At the end of Reggie’s motivating presentation, the crowd asked some great questions about his stores and mentor program. Here are some of our favorites.
Q: How do you handle challenging stores?
A: Reggie has adapted and changed for the environment he works in. He has grown over the years and is will to do whatever it takes for his employees to be successful. McDonalds also does a nice job of structuring the company. Each McDonalds is set up on a system. This system helps to keep in place all the employees, managers, menus, and restaurant guidelines.
Q: What is your mentor program and who do you mentor?
A: Reggie Jones is a mentor to anyone who is willing to listen. Mentoring to him is about giving words of encouragement and lending a helping hand. He enjoys mentoring his employees the most because he feels like he can connect with them because he understands what they are going through and what it feels like. Reggie has also had the pleasure of mentoring other franchisees because he wants everyone to succeed and not just his McDonalds.
Check out photos from the event here. Thanks again, Reggie! We can’t wait for the next event of our new Professional Development series, featuring Barbara Branic. Keep an eye on our calendar and make sure to register!
--Alli Latislaw, major gifts intern, United Way of Central Indiana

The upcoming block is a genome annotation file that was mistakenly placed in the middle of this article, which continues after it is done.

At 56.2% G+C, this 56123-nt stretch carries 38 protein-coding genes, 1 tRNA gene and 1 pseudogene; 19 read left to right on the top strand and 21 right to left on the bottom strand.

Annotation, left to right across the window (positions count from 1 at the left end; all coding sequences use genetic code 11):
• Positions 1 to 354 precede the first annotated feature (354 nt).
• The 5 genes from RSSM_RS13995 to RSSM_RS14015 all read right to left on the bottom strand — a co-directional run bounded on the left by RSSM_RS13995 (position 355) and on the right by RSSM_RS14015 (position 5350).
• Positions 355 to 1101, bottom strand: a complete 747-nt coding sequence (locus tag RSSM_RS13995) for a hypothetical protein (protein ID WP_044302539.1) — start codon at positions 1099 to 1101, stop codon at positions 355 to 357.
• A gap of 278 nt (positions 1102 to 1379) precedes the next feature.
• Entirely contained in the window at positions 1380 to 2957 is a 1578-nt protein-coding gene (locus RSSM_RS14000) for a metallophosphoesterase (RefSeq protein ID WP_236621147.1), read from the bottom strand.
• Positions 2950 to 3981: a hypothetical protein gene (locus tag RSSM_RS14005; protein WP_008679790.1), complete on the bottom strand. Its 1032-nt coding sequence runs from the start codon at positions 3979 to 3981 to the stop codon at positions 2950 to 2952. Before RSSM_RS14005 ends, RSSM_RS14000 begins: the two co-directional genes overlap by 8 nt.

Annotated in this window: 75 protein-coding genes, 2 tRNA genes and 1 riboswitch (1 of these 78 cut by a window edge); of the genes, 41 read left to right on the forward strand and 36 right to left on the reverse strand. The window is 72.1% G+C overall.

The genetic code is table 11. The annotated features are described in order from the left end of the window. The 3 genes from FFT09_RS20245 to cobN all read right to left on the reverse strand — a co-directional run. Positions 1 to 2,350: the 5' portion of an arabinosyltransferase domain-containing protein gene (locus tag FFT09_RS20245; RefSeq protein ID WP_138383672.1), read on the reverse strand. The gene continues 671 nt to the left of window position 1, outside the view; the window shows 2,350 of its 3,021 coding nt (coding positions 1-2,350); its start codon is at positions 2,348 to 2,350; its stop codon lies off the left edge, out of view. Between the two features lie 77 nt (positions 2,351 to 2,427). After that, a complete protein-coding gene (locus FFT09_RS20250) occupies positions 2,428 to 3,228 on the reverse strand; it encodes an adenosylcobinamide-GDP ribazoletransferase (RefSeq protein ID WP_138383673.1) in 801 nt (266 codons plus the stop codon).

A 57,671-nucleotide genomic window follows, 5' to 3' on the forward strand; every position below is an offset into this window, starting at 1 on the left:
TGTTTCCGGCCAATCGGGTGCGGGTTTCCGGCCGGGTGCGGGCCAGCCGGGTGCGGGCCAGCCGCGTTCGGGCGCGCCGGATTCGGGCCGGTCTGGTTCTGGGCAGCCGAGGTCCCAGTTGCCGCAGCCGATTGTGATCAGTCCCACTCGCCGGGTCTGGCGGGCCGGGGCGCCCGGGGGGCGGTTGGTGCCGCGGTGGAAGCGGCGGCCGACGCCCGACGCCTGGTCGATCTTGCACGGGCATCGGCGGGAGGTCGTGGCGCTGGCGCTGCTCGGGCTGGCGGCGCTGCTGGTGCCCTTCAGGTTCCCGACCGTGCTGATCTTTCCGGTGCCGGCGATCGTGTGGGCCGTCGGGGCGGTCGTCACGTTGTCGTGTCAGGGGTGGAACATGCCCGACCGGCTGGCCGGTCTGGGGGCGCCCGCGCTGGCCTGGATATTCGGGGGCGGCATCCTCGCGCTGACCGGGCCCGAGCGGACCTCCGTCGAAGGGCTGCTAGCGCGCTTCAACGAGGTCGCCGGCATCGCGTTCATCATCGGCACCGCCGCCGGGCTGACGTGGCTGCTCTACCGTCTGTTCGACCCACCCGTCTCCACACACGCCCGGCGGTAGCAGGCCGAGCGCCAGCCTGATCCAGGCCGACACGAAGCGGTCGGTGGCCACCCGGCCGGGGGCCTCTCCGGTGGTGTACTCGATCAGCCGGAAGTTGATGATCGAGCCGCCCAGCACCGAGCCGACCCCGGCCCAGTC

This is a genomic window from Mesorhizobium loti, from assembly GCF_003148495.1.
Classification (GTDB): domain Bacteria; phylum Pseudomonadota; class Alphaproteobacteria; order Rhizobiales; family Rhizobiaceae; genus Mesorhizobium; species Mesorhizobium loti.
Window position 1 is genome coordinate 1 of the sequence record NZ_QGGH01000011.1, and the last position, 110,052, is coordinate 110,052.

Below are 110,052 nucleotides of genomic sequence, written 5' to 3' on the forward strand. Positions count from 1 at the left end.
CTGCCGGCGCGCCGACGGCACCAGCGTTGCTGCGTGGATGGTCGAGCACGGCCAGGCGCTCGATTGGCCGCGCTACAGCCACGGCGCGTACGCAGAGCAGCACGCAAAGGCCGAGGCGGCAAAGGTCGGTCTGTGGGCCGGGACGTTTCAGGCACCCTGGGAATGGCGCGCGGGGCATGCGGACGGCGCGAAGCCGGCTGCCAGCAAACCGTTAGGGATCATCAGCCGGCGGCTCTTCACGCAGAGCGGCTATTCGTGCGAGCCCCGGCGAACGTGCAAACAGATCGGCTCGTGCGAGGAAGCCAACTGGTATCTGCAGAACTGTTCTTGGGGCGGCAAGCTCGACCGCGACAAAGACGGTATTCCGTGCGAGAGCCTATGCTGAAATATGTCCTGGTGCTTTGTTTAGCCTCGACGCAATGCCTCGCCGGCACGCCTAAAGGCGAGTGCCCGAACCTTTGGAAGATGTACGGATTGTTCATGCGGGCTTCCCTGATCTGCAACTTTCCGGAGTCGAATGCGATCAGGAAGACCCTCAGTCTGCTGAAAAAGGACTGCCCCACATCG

On June 12, Meridian Society members and their guests were invited to the Booth Tarkington Civic Theatre for a private concert and reception with Michael Feinstein, performer, composer and arranger of The Great American Songbook. Michael graciously answered questions from the audience, led by Meridian Society member, Don Knebel.
Following his performance, Michael joined members and their guests for dessert and conversation (and photo opps!). See more photos from the evening here.
--Lori Arnold, Senior Manager, Meridian Society, United Way of Central Indiana
As an incentive for increased giving in the 2011 campaign, campaign chair Marianne Glick awarded several pieces of abstract artwork to donors and companies. Here are some of the winners and their beautiful new art pieces:
Man and Machine, Building a Dream for Fairbanks - United Way agency with the largest increase in donations
Joseph's Coat for Lance and Tracy Pfeifer - New Tocqueville donors
Hibiscus Heaven for DWA Healthcare - Breakthrough campaign growth (Deborah Wood with Marianne Glick in photo)
Achieve Your Dream for Hendrickson Trailer Suspension Systems - New workplace campaign (Jim Lower & Marsha Hawes in photo)
Thank you, Marianne, for sharing your talents with these award winners!
--Lucy Downton, director, resource development - operations and efficiencies